August 7, 1998
Summer gives teachers chance to refine their craft Rhode Island teachers at a conference outside Washington also learn how to pass on their new knowledge to their colleagues.
By D. MORGAN McVICAR Journal Education Writer
For two weeks recently, during prime beach season in the Ocean State, 27 Rhode Island public school teachers sat in meeting rooms in a suburban Washington, D.C., hotel from 9 a.m. to 5 p.m. daily, learning how to become better teachers -- and how they can help their colleagues do the same.
Suzanne Bartlett, with 26 years of experience in the classroom and having just completed the rigorous year-long process of applying for national teaching certification, knows a thing or two about teaching kindergarten. But from July 24 to Aug. 2 at the Washington National Airport Hilton, Bartlett says, she learned a host of teaching strategies and techniques she can't wait to try out in her Tiogue School classroom and pass on to her Coventry colleagues.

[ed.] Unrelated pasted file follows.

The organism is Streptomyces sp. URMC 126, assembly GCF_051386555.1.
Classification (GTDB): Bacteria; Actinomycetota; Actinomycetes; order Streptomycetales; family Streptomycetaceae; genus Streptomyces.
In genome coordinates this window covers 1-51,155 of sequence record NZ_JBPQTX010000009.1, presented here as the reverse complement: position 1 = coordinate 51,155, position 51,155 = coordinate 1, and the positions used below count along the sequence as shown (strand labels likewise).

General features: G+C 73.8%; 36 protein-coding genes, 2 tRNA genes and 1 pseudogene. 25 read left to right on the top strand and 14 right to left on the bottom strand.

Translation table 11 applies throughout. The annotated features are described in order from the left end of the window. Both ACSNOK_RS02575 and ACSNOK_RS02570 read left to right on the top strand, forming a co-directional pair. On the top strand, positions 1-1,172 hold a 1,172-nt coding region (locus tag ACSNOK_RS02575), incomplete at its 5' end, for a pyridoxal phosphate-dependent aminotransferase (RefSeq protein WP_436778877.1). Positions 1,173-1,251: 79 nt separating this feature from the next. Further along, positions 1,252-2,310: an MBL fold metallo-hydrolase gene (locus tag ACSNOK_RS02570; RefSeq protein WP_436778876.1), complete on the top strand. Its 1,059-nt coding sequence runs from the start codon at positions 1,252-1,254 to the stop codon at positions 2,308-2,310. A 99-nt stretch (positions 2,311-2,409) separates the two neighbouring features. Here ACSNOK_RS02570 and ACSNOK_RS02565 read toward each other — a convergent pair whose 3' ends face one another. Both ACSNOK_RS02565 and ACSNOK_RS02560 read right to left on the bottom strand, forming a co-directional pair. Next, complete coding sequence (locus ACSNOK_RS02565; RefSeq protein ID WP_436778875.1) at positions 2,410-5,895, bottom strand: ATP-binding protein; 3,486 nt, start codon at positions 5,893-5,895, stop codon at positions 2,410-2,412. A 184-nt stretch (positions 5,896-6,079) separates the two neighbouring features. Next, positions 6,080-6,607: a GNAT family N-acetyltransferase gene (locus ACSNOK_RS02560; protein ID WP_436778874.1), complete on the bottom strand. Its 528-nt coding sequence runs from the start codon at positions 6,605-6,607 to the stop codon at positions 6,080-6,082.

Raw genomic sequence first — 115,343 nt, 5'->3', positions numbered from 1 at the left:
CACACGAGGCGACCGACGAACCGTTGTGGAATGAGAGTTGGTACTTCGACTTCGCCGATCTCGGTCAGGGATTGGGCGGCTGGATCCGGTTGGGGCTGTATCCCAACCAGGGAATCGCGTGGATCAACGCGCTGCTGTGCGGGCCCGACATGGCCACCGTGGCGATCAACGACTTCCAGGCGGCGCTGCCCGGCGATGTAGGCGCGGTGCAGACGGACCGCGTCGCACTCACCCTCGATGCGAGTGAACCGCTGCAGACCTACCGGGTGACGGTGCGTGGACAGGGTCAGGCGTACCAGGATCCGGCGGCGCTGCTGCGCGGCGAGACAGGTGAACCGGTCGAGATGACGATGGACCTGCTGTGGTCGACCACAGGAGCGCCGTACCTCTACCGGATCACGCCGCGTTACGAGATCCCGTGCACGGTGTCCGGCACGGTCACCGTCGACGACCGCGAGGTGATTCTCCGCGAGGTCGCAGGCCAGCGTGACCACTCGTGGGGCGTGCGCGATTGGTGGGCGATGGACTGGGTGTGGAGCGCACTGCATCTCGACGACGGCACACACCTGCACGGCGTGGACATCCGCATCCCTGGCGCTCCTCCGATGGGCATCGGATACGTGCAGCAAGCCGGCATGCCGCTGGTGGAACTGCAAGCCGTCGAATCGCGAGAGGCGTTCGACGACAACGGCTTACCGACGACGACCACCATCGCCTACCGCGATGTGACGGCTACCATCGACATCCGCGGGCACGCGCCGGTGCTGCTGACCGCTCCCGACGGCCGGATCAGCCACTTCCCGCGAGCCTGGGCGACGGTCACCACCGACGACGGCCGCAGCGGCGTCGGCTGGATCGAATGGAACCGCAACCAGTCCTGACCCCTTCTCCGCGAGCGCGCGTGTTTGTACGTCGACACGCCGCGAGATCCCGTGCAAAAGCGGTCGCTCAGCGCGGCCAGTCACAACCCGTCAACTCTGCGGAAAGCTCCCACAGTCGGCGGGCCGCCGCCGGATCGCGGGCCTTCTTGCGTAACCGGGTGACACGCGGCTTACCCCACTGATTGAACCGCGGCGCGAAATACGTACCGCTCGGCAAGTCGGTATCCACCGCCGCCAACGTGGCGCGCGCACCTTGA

Renee Grant-Kane, a second-grade teacher at the Veazie Street School in Providence, has seen a lot of fads come and go in her 18 years in the profession. But she says what she learned about beginning reading instruction was valuable because it was based on what has already proven effective in the classroom -- not on someone's whim or theory.
And Karen Moriarty, a sixth-grade teacher at Warwick Neck Elementary School, has learned a lot about discipline in her nine years in the classroom. But she says the training she got in Virginia in managing antisocial behavior gave her new insight into how to establish and enforce a clear set of rules and consequences for breaking them.